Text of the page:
The FTC also has a slightly more detailed version of this news [ftc.gov] , fwiw.

Re:case background (2, Insightful)

kelnos (564113) | more than 4 years ago | (#29509597)

Assuming this guy has been scamming the whole time and didn't just start in the past few years (or didn't stop in the 90s and just start up again), it's pretty sad that it's taken 11 years from the original complaint to get any meaningful actions taken. Though you could argue that's 13 years, and not 11, since apparently he hasn't complied with the court order for 2 years, with no consequences until now.

Re:case background (1)

RobinEggs (1453925) | more than 4 years ago | (#29510511)

Usually primary residences are shielded from civil judgments.

The problem here, of course, arises when scammers and people filing bankruptcy own $3.5 million primary homes. Correct me if I'm wrong about your state or local area, but I've heard scammers and people filing bankruptcy frequently walk away with mega-mansions while failing to repay thousands or millions in stolen money and bad debt.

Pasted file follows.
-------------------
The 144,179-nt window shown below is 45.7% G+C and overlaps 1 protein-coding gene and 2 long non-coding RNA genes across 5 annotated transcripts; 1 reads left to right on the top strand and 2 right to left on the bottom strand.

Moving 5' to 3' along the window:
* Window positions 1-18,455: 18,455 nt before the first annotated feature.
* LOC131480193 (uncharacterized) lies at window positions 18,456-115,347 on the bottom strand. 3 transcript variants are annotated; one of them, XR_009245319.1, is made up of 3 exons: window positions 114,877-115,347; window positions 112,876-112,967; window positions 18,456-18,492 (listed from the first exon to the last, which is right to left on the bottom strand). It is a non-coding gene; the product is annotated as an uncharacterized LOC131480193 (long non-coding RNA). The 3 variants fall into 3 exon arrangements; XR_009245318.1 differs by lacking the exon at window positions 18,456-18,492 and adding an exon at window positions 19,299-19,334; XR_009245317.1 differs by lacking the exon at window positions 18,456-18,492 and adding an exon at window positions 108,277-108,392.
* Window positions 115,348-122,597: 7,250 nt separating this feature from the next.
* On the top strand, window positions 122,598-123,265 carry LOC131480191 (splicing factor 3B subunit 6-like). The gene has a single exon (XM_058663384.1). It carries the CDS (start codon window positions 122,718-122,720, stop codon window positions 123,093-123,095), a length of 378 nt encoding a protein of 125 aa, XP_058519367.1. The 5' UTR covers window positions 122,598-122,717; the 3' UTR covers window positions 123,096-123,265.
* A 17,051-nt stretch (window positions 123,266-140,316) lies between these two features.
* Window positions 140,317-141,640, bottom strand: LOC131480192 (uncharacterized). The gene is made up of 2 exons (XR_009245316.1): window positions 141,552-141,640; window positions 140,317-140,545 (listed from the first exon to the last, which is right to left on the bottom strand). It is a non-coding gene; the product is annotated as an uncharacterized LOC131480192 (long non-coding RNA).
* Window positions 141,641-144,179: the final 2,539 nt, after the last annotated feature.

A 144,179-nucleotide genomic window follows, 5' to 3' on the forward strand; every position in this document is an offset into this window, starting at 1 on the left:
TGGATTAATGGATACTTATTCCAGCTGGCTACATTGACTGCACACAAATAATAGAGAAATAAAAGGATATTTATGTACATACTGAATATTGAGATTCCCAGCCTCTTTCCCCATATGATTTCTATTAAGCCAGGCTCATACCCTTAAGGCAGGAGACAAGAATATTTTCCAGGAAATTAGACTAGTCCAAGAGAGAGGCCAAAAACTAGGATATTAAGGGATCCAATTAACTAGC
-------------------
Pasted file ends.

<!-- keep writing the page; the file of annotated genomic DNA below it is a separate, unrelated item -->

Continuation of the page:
Re:case background (2, Interesting)

SuperMog2002 (702837) | more than 4 years ago | (#29511933)

It depends on what state you're filing in, as federal bankruptcy law explicitly defers that decision to the states. Here in Texas, you can choose between the federally recommended exemptions (which only allows you to keep $20,200 of equity on your home), or Texas's own set of exemptions (which lets you keep any size house, but only up to 10 acres of land in the city or 100 acres of land in the country, and is more restrictive in other categories than the federal expeditions). I'm sure it varies wildly from state to state.

And other property... (1)

Neanderthal Ninny (1153369) | more than 4 years ago | (#29509615)